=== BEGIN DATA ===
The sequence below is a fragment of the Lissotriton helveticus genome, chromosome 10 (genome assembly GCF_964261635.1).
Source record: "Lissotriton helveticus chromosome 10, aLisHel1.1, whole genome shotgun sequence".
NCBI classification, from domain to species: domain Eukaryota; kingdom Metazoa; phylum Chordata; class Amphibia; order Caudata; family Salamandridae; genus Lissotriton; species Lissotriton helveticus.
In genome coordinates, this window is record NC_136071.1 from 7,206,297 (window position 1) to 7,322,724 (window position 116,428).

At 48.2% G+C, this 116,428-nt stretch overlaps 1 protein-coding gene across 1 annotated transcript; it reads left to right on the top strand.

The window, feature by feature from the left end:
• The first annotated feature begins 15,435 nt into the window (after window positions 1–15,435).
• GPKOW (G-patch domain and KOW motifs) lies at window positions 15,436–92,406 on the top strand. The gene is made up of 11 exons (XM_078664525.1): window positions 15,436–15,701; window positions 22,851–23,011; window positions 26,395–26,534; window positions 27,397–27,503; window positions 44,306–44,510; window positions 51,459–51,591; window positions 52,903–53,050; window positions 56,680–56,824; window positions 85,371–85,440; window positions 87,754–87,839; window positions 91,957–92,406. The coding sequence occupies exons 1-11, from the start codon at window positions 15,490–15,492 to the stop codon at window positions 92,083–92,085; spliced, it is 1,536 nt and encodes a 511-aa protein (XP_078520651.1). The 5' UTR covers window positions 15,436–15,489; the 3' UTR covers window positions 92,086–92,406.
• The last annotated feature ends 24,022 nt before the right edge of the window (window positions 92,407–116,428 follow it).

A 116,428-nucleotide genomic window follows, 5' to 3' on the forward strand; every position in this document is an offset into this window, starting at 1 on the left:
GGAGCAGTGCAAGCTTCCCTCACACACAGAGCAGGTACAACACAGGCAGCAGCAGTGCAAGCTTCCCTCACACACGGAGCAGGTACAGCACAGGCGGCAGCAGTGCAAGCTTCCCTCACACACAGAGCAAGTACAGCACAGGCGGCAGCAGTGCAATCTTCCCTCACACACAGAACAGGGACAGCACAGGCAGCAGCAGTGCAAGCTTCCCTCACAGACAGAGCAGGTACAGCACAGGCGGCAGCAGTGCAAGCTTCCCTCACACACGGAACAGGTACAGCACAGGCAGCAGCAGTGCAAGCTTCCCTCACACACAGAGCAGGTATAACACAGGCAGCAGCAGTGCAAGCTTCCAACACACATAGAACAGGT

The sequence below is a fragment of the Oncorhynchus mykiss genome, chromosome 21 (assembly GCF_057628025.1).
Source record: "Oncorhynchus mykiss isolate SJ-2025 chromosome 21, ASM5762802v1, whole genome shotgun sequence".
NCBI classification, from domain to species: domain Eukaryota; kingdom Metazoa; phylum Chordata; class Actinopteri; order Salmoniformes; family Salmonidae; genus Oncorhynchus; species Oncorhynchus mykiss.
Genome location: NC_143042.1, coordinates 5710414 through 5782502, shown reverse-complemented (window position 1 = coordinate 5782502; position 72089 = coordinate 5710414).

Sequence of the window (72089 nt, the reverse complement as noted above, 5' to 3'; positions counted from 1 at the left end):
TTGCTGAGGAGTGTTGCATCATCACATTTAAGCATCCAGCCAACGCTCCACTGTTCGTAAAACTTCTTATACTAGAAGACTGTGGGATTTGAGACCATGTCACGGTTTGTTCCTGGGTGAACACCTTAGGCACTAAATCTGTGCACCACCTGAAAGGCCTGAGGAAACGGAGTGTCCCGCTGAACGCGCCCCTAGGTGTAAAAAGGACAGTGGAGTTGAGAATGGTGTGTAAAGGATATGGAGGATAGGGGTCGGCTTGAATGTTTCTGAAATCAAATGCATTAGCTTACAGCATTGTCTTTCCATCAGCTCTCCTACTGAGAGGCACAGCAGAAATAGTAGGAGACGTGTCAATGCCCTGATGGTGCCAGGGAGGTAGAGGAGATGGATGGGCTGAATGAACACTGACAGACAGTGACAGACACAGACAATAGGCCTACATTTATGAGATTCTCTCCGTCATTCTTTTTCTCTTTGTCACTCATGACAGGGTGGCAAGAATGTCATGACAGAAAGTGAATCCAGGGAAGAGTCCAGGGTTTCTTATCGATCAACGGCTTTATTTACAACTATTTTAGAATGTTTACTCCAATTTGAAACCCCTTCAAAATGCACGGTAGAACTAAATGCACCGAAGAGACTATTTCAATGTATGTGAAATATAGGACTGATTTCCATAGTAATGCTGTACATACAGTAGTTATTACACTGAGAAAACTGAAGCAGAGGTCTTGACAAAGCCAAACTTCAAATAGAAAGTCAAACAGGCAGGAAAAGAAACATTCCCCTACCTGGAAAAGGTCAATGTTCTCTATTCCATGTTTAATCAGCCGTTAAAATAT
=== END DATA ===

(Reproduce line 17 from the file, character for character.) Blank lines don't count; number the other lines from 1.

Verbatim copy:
TTGCTGAGGAGTGTTGCATCATCACATTTAAGCATCCAGCCAACGCTCCACTGTTCGTAAAACTTCTTATACTAGAAGACTGTGGGATTTGAGACCATGTCACGGTTTGTTCCTGGGTGAACACCTTAGGCACTAAATCTGTGCACCACCTGAAAGGCCTGAGGAAACGGAGTGTCCCGCTGAACGCGCCCCTAGGTGTAAAAAGGACAGTGGAGTTGAGAATGGTGTGTAAAGGATATGGAGGATAGGGGTCGGCTTGAATGTTTCTGAAATCAAATGCATTAGCTTACAGCATTGTCTTTCCATCAGCTCTCCTACTGAGAGGCACAGCAGAAATAGTAGGAGACGTGTCAATGCCCTGATGGTGCCAGGGAGGTAGAGGAGATGGATGGGCTGAATGAACACTGACAGACAGTGACAGACACAGACAATAGGCCTACATTTATGAGATTCTCTCCGTCATTCTTTTTCTCTTTGTCACTCATGACAGGGTGGCAAGAATGTCATGACAGAAAGTGAATCCAGGGAAGAGTCCAGGGTTTCTTATCGATCAACGGCTTTATTTACAACTATTTTAGAATGTTTACTCCAATTTGAAACCCCTTCAAAATGCACGGTAGAACTAAATGCACCGAAGAGACTATTTCAATGTATGTGAAATATAGGACTGATTTCCATAGTAATGCTGTACATACAGTAGTTATTACACTGAGAAAACTGAAGCAGAGGTCTTGACAAAGCCAAACTTCAAATAGAAAGTCAAACAGGCAGGAAAAGAAACATTCCCCTACCTGGAAAAGGTCAATGTTCTCTATTCCATGTTTAATCAGCCGTTAAAATAT